Correlations among the illness perception dimensions and the internal reliability scores for each dimension are shown in Table 2. A significant correlation was observed between most of the illness perception dimensions. Cronbach's alpha scores indicated good to excellent internal reliability for each IPQ-R dimension (range 0.83–0.90) except for treatment control, which had acceptable reliability (0.67). The mean IPQ-R dimension scores are shown by type of vasculitis in Table 3. For the identity dimension, participants experienced a mean ± SD of 10.7 ± 5.1 symptoms (of a possible 22 symptoms), which were directly attributed to vasculitis. High scores in the timeline (acute/chronic) and consequences dimensions across all types of vasculitis indicated beliefs that the disease will last a long time and has negatively impacted the ability to function. There were no statistically significant differences in mean scores by type of vasculitis for the timeline (acute/chronic), consequences, personal and treatment control, emotional representations, and illness coherence dimensions. The mean dimension scores in the identity and timeline (cyclical) dimensions were significantly higher in Behçet's disease compared with some of the other types of vasculitis, indicating that participants with Behçet's disease attributed more symptoms to their illness and more strongly endorsed a cyclical component to illness. Although there were too few participants with central nervous system vasculitis for comparative analyses, these participants reported the highest scores in the consequences and emotional representations dimensions and the lowest scores in the personal control, treatment control, and illness coherence dimensions, reflecting a high degree of perceived psychological burden of illness in this type of vasculitis.

Table 2. Correlation between revised Illness Perception Questionnaire dimensions and fatigue scores*
 123456789
  1. α = Cronbach's alpha
  2. aP < 0.001.
  3. bP < 0.01.
1. Identity1.00        
2. Timeline (acute/chronic), α = 0.830.24a1.00       
3. Timeline (cyclical), α = 0.840.48a0.22a1.00      
4. Consequences, α = 0.830.52a0.44a0.48a1.00     
5. Personal control, α = 0.83−0.10b−0.17a−0.14a−0.14a1.00    
6. Treatment control, α = 0.68−0.17a−0.38a−0.26a−0.28a0.46a1.00   
7. Emotional representations, α = 0.890.40a0.21a0.41b0.51a−0.26a−0.32a1.00  
8. Illness coherence, α = 0.90−0.16a0.03−0.24a−0.19a0.20a0.22a−0.35a1.00 
9. Fatigue, α = 0.870.43a0.32a0.42a0.54a−0.24a−0.29a0.43a−0.11b1.00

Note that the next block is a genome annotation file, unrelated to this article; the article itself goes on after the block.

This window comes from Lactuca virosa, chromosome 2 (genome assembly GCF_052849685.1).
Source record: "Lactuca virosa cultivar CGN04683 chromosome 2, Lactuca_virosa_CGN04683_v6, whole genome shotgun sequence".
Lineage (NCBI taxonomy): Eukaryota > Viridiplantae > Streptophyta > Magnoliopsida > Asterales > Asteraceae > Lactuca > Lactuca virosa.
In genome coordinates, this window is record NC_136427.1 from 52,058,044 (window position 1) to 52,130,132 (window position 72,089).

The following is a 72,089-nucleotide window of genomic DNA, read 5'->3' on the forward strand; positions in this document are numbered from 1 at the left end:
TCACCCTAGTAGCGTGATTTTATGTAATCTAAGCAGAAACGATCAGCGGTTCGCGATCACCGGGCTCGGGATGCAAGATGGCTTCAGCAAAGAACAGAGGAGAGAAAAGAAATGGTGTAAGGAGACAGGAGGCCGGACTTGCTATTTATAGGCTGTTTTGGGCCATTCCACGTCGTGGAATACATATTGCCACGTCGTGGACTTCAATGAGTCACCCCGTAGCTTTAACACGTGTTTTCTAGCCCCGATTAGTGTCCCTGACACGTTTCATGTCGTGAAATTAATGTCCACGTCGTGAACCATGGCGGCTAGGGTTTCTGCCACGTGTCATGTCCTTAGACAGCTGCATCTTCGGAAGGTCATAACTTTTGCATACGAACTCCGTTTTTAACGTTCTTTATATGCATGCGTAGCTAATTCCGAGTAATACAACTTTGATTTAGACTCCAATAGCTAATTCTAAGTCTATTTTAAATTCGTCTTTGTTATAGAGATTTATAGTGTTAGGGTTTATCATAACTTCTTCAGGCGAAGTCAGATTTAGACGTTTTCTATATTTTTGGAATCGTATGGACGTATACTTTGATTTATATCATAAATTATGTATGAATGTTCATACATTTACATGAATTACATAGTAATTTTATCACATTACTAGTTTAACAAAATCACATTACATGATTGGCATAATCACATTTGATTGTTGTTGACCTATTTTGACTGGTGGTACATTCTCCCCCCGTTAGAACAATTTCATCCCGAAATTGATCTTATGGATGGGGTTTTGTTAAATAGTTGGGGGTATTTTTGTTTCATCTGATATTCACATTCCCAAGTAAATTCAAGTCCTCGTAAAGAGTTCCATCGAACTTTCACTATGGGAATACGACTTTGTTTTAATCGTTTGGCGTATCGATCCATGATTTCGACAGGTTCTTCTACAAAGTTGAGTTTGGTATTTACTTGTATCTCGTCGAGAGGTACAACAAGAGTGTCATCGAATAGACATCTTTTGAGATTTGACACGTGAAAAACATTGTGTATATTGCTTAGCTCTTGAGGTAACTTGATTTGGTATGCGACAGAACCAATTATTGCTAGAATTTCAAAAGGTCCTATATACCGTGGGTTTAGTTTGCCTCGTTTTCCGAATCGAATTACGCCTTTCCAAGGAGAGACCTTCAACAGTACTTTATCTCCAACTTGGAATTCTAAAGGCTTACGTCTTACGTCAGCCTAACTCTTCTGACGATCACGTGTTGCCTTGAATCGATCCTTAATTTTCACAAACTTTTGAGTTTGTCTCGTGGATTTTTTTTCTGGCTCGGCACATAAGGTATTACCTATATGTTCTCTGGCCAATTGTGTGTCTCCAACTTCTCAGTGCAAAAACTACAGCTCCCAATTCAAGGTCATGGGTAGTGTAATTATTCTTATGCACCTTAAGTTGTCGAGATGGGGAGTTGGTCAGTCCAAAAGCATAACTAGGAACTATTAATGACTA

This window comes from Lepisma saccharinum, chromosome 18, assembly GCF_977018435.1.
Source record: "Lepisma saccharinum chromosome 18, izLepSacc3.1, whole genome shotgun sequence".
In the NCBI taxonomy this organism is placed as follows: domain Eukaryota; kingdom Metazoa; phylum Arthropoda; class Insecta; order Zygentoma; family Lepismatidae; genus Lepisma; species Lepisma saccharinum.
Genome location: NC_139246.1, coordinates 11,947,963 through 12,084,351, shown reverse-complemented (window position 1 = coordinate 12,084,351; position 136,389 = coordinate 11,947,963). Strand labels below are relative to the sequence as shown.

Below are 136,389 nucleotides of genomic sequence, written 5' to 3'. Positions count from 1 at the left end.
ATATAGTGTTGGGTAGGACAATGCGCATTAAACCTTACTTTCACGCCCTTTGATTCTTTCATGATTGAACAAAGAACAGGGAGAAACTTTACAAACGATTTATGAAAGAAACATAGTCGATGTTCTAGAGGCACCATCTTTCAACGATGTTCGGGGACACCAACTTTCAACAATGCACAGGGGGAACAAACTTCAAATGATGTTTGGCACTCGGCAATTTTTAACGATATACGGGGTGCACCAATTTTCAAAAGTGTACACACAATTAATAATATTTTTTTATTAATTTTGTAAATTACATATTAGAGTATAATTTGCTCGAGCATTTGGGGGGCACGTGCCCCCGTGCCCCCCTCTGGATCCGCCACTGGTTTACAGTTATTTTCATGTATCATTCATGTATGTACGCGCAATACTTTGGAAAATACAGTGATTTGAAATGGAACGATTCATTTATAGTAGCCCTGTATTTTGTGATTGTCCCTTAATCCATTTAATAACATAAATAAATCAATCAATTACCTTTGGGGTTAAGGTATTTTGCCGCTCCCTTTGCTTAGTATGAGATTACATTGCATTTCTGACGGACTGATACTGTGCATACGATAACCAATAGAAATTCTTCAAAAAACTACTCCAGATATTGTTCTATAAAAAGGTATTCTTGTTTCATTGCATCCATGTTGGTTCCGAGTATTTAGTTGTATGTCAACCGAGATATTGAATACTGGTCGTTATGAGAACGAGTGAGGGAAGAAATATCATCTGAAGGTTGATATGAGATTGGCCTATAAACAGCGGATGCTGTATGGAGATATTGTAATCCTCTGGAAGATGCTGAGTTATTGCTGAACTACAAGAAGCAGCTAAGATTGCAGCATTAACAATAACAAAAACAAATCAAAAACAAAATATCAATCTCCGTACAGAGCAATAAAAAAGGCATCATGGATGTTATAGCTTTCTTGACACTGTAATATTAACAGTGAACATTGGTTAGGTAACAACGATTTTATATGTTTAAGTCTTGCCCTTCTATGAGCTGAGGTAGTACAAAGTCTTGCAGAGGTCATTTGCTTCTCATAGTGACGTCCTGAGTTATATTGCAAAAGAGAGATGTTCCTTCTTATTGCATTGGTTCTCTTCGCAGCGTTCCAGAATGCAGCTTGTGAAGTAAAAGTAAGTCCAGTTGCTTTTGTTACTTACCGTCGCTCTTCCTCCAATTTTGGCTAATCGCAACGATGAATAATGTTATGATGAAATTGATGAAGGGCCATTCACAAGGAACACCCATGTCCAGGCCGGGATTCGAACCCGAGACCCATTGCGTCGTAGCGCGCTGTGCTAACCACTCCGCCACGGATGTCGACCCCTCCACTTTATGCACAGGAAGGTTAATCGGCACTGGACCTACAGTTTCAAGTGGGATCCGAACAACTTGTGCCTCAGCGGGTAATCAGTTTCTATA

Table 3. Mean ± SD IPQ-R dimension scores in different forms of vasculitis*
 TotalBDCNS vasculitisEGPAGCAGPAIgAVMPAPANTAK
  1. Analysis of variance was performed to compare mean scores across different types of vasculitis where ≥30 participants were recruited into the study (i.e., central nervous system [CNS] vasculitis and IgA vasculitis [Henoch-Schönlein; IgAV] were excluded from comparative analyses due to small sample sizes). IPQ-R = revised Illness Perception Questionnaire; BD = Behçet's disease; EGPA = eosinophilic granulomatosis with polyangiitis (Churg-Strauss); GCA = giant cell arteritis; GPA = granulomatosis with polyangiitis (Wegener's); MPA = microscopic polyangiitis; PAN = polyarteritis nodosa; TAK = Takayasu arteritis.
  2. aSignificantly different from GCA and TAK at the P < 0.05 level by Scheffe's test in the identity dimension.
  3. bSignificantly different from EGPA, GCA, GPA, MPA, and TAK at the P < 0.05 level by Scheffe's test in the timeline (cyclical) dimension.
Identity10.7 ± 5.113.5 ± 5.3a11.7 ± 4.510.5 ± 4.98.7 ± 4.710.9 ± 5.25.7 ± 3.010.9 ± 5.310.9 ± 4.09.2 ± 5.0
Timeline (acute/chronic)4.1 ± 0.84.2 ± 0.64.3 ± 0.94.3 ± 0.83.7 ± 0.74.1 ± 0.83.3 ± 1.04.0 ± 0.94.2 ± 0.73.9 ± 0.9
Timeline (cyclical)3.2 ± 1.04.0 ± 0.6b3.4 ± 1.13.1 ± 0.93.0 ± 0.93.1 ± 1.03.0 ± 1.03.1 ± 1.13.6 ± 0.93.2 ± 0.8
Consequences3.8 ± 0.84.0 ± 0.74.6 ± 0.43.9 ± 0.83.7 ± 0.83.8 ± 0.83.1 ± 0.83.7 ± 0.94.0 ± 0.83.9 ± 0.8
Personal control3.3 ± 0.83.1 ± 0.72.8 ± 0.83.3 ± 0.93.0 ± 0.83.3 ± 0.83.2 ± 0.83.4 ± 0.73.2 ± 0.83.4 ± 0.7
Treatment control3.3 ± 0.73.0 ± 0.73.0 ± 1.03.2 ± 0.73.5 ± 0.73.4 ± 0.73.3 ± 0.53.4 ± 0.73.2 ± 0.83.4 ± 0.7
Emotional representations3.1 ± 1.03.4 ± 0.83.7 ± 0.93.2 ± 1.03.2 ± 1.03.0 ± 0.92.8 ± 0.93.2 ± 1.03.5 ± 0.93.0 ± 0.9
Illness coherence3.4 ± 1.03.2 ± 1.03.0 ± 1.13.4 ± 1.03.3 ± 1.23.5 ± 0.93.1 ± 1.13.3 ± 1.03.2 ± 1.03.4 ± 0.9

Compared with IPQ-R dimension scores for other chronic diseases reported in studies from the literature (Table 4), higher scores in the consequences and emotional representations dimensions were observed in people with vasculitis than the scores observed in people with diabetes mellitus ([18]), hypertension ([19]), and osteoarthritis ([20]), indicating stronger beliefs that vasculitis negatively impacts the ability to function and emotional well-being. Scores in the consequences and emotional representations dimensions were similar between vasculitis and systemic sclerosis ([10]).